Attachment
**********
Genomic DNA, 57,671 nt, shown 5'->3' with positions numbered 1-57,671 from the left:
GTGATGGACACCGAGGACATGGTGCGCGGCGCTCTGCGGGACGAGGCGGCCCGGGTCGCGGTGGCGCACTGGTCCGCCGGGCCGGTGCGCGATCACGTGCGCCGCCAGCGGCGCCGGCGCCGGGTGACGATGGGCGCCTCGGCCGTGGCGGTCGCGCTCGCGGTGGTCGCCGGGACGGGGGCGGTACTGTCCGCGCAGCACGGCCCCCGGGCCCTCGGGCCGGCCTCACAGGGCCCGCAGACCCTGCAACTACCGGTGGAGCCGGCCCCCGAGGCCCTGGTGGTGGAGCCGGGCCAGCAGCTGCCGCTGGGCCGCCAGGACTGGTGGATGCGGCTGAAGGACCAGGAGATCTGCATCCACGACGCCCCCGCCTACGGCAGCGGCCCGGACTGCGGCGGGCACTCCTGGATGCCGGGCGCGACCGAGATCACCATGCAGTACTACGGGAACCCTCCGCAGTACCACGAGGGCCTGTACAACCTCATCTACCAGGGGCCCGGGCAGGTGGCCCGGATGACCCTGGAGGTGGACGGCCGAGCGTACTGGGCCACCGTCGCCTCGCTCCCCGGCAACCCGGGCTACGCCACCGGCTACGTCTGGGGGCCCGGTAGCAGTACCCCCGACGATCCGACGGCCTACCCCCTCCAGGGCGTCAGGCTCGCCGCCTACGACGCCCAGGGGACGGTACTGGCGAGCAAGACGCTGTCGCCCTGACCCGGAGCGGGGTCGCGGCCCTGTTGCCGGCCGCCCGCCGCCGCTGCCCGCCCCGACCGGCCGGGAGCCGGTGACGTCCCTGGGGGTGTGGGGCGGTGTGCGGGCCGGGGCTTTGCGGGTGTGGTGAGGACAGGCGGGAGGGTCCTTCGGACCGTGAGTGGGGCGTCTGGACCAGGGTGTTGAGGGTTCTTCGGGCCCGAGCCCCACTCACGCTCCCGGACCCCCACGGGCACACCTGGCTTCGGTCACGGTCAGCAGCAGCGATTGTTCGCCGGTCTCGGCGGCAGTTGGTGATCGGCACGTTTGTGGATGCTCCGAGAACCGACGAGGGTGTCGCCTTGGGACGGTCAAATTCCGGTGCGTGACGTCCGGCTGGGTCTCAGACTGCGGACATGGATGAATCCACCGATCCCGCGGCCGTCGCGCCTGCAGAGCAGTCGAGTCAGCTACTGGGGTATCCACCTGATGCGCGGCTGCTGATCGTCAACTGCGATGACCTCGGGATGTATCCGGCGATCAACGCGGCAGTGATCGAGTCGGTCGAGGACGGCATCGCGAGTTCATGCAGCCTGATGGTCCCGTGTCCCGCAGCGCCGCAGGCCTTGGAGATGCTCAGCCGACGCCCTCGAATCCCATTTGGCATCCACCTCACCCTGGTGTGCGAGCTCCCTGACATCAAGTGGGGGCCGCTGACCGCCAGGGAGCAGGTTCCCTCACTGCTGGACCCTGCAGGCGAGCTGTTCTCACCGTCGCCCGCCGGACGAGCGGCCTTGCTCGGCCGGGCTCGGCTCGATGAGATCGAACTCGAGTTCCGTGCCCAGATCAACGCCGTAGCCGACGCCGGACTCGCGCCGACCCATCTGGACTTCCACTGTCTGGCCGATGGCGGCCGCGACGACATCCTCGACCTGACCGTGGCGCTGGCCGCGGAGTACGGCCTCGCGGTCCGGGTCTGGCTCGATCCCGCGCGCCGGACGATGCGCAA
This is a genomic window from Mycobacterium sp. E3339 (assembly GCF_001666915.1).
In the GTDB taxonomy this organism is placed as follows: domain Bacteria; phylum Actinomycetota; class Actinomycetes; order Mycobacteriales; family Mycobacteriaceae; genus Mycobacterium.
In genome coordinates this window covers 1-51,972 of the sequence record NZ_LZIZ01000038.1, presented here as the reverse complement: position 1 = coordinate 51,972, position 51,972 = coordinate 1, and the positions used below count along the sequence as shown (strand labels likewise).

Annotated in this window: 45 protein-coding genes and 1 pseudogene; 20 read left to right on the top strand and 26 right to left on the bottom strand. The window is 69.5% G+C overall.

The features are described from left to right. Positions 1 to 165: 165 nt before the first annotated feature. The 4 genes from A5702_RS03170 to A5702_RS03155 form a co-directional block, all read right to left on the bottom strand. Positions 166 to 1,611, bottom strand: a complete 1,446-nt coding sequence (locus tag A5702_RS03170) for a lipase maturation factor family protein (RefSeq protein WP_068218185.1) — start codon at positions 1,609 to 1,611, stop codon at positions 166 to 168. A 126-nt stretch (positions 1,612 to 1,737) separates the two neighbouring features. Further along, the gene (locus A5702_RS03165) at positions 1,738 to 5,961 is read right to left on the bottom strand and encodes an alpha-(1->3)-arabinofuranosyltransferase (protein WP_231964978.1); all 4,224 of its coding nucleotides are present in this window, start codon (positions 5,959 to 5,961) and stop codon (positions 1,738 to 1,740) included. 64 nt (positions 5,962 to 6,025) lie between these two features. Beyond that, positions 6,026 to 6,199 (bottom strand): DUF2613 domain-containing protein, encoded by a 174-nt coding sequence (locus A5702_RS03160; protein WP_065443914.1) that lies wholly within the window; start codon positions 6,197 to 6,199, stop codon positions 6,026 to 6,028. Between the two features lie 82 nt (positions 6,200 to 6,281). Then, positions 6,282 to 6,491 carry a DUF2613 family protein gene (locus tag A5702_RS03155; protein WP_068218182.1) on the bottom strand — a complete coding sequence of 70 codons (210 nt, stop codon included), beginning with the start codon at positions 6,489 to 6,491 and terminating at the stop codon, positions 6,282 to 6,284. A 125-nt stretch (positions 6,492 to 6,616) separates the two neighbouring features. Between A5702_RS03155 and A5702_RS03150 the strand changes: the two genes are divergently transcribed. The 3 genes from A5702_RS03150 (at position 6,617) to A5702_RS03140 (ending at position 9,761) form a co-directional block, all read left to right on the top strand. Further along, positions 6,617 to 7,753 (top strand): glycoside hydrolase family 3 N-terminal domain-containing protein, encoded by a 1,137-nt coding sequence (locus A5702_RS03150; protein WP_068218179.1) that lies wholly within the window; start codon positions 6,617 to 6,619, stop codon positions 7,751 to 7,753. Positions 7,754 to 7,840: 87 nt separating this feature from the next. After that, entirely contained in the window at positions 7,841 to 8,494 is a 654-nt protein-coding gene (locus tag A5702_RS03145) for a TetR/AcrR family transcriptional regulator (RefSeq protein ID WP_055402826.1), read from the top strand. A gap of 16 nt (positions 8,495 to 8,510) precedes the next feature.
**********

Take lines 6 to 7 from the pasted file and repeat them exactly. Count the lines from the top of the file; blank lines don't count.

Annotated in this window: 45 protein-coding genes and 1 pseudogene; 20 read left to right on the top strand and 26 right to left on the bottom strand. The window is 69.5% G+C overall.

The features are described from left to right. Positions 1 to 165: 165 nt before the first annotated feature. The 4 genes from A5702_RS03170 to A5702_RS03155 form a co-directional block, all read right to left on the bottom strand. Positions 166 to 1,611, bottom strand: a complete 1,446-nt coding sequence (locus tag A5702_RS03170) for a lipase maturation factor family protein (RefSeq protein WP_068218185.1) — start codon at positions 1,609 to 1,611, stop codon at positions 166 to 168. A 126-nt stretch (positions 1,612 to 1,737) separates the two neighbouring features. Further along, the gene (locus A5702_RS03165) at positions 1,738 to 5,961 is read right to left on the bottom strand and encodes an alpha-(1->3)-arabinofuranosyltransferase (protein WP_231964978.1); all 4,224 of its coding nucleotides are present in this window, start codon (positions 5,959 to 5,961) and stop codon (positions 1,738 to 1,740) included. 64 nt (positions 5,962 to 6,025) lie between these two features. Beyond that, positions 6,026 to 6,199 (bottom strand): DUF2613 domain-containing protein, encoded by a 174-nt coding sequence (locus A5702_RS03160; protein WP_065443914.1) that lies wholly within the window; start codon positions 6,197 to 6,199, stop codon positions 6,026 to 6,028. Between the two features lie 82 nt (positions 6,200 to 6,281). Then, positions 6,282 to 6,491 carry a DUF2613 family protein gene (locus tag A5702_RS03155; protein WP_068218182.1) on the bottom strand — a complete coding sequence of 70 codons (210 nt, stop codon included), beginning with the start codon at positions 6,489 to 6,491 and terminating at the stop codon, positions 6,282 to 6,284. A 125-nt stretch (positions 6,492 to 6,616) separates the two neighbouring features. Between A5702_RS03155 and A5702_RS03150 the strand changes: the two genes are divergently transcribed. The 3 genes from A5702_RS03150 (at position 6,617) to A5702_RS03140 (ending at position 9,761) form a co-directional block, all read left to right on the top strand. Further along, positions 6,617 to 7,753 (top strand): glycoside hydrolase family 3 N-terminal domain-containing protein, encoded by a 1,137-nt coding sequence (locus A5702_RS03150; protein WP_068218179.1) that lies wholly within the window; start codon positions 6,617 to 6,619, stop codon positions 7,751 to 7,753. Positions 7,754 to 7,840: 87 nt separating this feature from the next. After that, entirely contained in the window at positions 7,841 to 8,494 is a 654-nt protein-coding gene (locus tag A5702_RS03145) for a TetR/AcrR family transcriptional regulator (RefSeq protein ID WP_055402826.1), read from the top strand. A gap of 16 nt (positions 8,495 to 8,510) precedes the next feature.